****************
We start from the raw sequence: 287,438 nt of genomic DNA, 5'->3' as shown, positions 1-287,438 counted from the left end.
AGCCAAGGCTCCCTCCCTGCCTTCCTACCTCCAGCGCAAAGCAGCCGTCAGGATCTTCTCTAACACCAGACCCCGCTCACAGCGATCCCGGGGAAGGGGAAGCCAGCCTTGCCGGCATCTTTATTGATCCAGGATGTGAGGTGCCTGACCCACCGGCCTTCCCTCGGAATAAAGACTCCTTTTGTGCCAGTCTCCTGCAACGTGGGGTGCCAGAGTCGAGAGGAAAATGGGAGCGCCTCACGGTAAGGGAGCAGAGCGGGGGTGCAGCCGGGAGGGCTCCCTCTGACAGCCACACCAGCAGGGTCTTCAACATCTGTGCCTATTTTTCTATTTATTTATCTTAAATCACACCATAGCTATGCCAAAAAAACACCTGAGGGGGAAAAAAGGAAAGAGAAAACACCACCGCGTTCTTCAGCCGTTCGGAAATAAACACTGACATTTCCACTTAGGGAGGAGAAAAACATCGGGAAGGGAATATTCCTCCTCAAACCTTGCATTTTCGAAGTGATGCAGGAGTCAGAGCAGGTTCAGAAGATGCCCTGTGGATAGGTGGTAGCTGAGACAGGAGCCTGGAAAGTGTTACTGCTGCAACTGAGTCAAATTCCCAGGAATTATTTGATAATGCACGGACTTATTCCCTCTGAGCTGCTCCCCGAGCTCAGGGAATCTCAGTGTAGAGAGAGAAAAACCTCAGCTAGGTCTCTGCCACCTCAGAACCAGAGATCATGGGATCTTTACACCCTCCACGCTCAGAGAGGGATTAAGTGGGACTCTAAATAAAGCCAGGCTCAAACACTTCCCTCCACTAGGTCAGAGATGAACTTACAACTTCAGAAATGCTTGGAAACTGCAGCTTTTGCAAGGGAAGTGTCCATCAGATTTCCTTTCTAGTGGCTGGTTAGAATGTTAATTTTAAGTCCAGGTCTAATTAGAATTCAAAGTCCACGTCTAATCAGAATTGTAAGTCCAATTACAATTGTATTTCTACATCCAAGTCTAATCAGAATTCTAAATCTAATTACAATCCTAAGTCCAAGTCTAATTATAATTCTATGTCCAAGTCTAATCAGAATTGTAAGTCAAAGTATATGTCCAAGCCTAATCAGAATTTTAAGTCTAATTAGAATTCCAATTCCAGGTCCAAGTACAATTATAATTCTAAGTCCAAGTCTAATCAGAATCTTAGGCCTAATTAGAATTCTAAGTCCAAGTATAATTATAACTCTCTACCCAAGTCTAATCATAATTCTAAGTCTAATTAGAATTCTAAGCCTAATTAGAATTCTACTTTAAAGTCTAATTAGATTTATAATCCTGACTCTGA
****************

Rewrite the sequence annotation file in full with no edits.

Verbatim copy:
We start from the raw sequence: 287,438 nt of genomic DNA, 5'->3' as shown, positions 1-287,438 counted from the left end.
AGCCAAGGCTCCCTCCCTGCCTTCCTACCTCCAGCGCAAAGCAGCCGTCAGGATCTTCTCTAACACCAGACCCCGCTCACAGCGATCCCGGGGAAGGGGAAGCCAGCCTTGCCGGCATCTTTATTGATCCAGGATGTGAGGTGCCTGACCCACCGGCCTTCCCTCGGAATAAAGACTCCTTTTGTGCCAGTCTCCTGCAACGTGGGGTGCCAGAGTCGAGAGGAAAATGGGAGCGCCTCACGGTAAGGGAGCAGAGCGGGGGTGCAGCCGGGAGGGCTCCCTCTGACAGCCACACCAGCAGGGTCTTCAACATCTGTGCCTATTTTTCTATTTATTTATCTTAAATCACACCATAGCTATGCCAAAAAAACACCTGAGGGGGAAAAAAGGAAAGAGAAAACACCACCGCGTTCTTCAGCCGTTCGGAAATAAACACTGACATTTCCACTTAGGGAGGAGAAAAACATCGGGAAGGGAATATTCCTCCTCAAACCTTGCATTTTCGAAGTGATGCAGGAGTCAGAGCAGGTTCAGAAGATGCCCTGTGGATAGGTGGTAGCTGAGACAGGAGCCTGGAAAGTGTTACTGCTGCAACTGAGTCAAATTCCCAGGAATTATTTGATAATGCACGGACTTATTCCCTCTGAGCTGCTCCCCGAGCTCAGGGAATCTCAGTGTAGAGAGAGAAAAACCTCAGCTAGGTCTCTGCCACCTCAGAACCAGAGATCATGGGATCTTTACACCCTCCACGCTCAGAGAGGGATTAAGTGGGACTCTAAATAAAGCCAGGCTCAAACACTTCCCTCCACTAGGTCAGAGATGAACTTACAACTTCAGAAATGCTTGGAAACTGCAGCTTTTGCAAGGGAAGTGTCCATCAGATTTCCTTTCTAGTGGCTGGTTAGAATGTTAATTTTAAGTCCAGGTCTAATTAGAATTCAAAGTCCACGTCTAATCAGAATTGTAAGTCCAATTACAATTGTATTTCTACATCCAAGTCTAATCAGAATTCTAAATCTAATTACAATCCTAAGTCCAAGTCTAATTATAATTCTATGTCCAAGTCTAATCAGAATTGTAAGTCAAAGTATATGTCCAAGCCTAATCAGAATTTTAAGTCTAATTAGAATTCCAATTCCAGGTCCAAGTACAATTATAATTCTAAGTCCAAGTCTAATCAGAATCTTAGGCCTAATTAGAATTCTAAGTCCAAGTATAATTATAACTCTCTACCCAAGTCTAATCATAATTCTAAGTCTAATTAGAATTCTAAGCCTAATTAGAATTCTACTTTAAAGTCTAATTAGATTTATAATCCTGACTCTGA